The happiness poll: Why life is imperfect and total bliss unrealistic
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A few weeks ago, I decided to run a LinkedIn poll after reading Daniel Nettle's book Happiness – the science behind the smile.
I enjoyed it and found it easy to "consume". One thing I discovered was that we all "sense" happiness differently, while our environment could be a contributor to what we consider happiness.
Even the notion of thinking about happiness can change our experience of life. So I asked the question "All things being considered, do you feel happy?" The comments chastising me for the completely unscientific nature of the poll completely missed the point.
Take a moment to "consider" happiness.
Go on, do it now just for fun...[insert thinking time].
Most people take the time to realise that the sun is shining, they are healthy, they have food and lodging for their family. All of a sudden, life doesn't look so bad.
I wanted 10,000 people to fill in the poll – not because it would make it any more statistically worthwhile – but because 10,000 people would have taken a moment to think about happiness. As a result of taking the poll, they would have felt happier – and happiness is infectious.
Oh well, at least I made a difference to the 419 voters and the people who wrote the 44 comments. And only eight people claimed to be grumpy.
In the book Nettle applied a scale to the happiness experience:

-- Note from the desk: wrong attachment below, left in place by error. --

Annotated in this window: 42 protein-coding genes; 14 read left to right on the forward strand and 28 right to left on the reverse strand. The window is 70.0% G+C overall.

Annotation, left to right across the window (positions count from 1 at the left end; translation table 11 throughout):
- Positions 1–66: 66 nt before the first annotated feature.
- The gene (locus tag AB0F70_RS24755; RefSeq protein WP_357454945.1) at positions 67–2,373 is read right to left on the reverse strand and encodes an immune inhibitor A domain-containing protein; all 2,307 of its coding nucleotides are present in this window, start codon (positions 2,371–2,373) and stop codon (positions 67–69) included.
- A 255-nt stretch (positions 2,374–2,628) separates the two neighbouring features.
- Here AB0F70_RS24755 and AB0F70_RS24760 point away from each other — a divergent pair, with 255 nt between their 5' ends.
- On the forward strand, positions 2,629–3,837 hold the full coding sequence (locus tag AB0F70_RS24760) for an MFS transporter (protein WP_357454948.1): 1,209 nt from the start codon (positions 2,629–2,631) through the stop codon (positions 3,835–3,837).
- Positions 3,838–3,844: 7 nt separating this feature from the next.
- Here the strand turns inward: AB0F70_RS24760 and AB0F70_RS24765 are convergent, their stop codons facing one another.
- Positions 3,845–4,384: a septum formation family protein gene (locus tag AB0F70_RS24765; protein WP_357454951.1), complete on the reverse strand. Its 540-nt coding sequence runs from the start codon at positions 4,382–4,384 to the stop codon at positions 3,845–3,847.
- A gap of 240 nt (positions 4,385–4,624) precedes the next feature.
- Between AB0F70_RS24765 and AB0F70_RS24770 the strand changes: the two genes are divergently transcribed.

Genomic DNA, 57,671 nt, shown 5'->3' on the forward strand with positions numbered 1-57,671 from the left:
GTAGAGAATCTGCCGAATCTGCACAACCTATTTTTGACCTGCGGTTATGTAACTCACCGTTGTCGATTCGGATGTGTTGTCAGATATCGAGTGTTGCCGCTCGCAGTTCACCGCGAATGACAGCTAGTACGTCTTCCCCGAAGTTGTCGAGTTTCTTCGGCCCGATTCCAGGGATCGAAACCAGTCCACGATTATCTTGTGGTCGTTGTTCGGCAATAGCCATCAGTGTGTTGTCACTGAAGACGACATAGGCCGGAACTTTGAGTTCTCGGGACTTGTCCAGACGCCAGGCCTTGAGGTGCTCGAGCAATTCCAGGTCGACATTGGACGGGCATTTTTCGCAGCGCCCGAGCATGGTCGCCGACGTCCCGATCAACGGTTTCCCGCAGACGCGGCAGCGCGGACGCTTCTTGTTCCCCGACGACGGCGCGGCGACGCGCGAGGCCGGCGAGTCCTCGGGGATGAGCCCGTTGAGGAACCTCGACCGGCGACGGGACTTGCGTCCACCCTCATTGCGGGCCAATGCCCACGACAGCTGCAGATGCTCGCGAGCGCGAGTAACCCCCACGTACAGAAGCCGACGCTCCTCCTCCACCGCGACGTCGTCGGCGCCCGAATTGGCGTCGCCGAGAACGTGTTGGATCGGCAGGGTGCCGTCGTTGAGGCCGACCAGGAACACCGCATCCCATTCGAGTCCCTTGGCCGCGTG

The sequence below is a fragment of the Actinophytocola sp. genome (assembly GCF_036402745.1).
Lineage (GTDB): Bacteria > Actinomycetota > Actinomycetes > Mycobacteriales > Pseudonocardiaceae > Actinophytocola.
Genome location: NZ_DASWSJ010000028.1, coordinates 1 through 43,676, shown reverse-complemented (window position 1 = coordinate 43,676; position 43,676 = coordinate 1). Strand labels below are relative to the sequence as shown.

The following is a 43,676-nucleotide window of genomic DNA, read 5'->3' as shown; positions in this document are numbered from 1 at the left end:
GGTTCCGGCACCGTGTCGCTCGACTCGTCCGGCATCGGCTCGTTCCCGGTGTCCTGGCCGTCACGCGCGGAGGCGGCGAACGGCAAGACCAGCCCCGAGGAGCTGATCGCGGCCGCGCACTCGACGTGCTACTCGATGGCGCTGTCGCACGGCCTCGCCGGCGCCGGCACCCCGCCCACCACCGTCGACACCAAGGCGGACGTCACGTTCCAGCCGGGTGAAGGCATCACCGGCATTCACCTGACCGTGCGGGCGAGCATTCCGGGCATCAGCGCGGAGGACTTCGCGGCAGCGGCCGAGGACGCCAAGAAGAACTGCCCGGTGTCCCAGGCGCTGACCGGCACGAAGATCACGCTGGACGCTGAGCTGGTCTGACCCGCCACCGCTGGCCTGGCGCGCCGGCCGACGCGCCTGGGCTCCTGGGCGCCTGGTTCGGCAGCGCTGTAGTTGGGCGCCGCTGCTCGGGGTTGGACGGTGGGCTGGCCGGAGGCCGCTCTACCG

Level one - momentary feelings such as joy or pleasure.
Level two - judgements regarding feelings of well being and satisfaction.
Level three - the quality of life we experience, such as flourishing or fulfilment of one's potential.
What I am particularly interested in is not so much those moments of joy or pleasure that might be fleeting or pass quickly (as per the poll), but rather the sustained experience of a satisfied life. Of creating practices for ongoing well-being.
Life is imperfect and total bliss is not a reality. There is no such thing as Utopia – life is challenging – but we do have the power to influence how we accept those challenges and view the world. As humans, we have the power of choice.
It is liberating to know that life is full of disappointments and struggles for everyone, so we can give up our anxiety about everyone having a better time than us.
Happiness is a choice. A growing body of research is demonstrating that as we become happier, we become better people. As we become happier we become more compassionate, creative, energetic and financially successful. We also become more emotionally and physically healthy.
For those of us who are concerned with creating a "better" world, becoming happier and helping others become happier appears a very effective means to this end. Which is why I believe being thankful is easy option on the happiness journey.
A shame I did not move the happiness index by touching 10,000 people with my blog – but I will continue to encourage people to say 'Five Thanks a Day.'This story first appeared on SmartCompany
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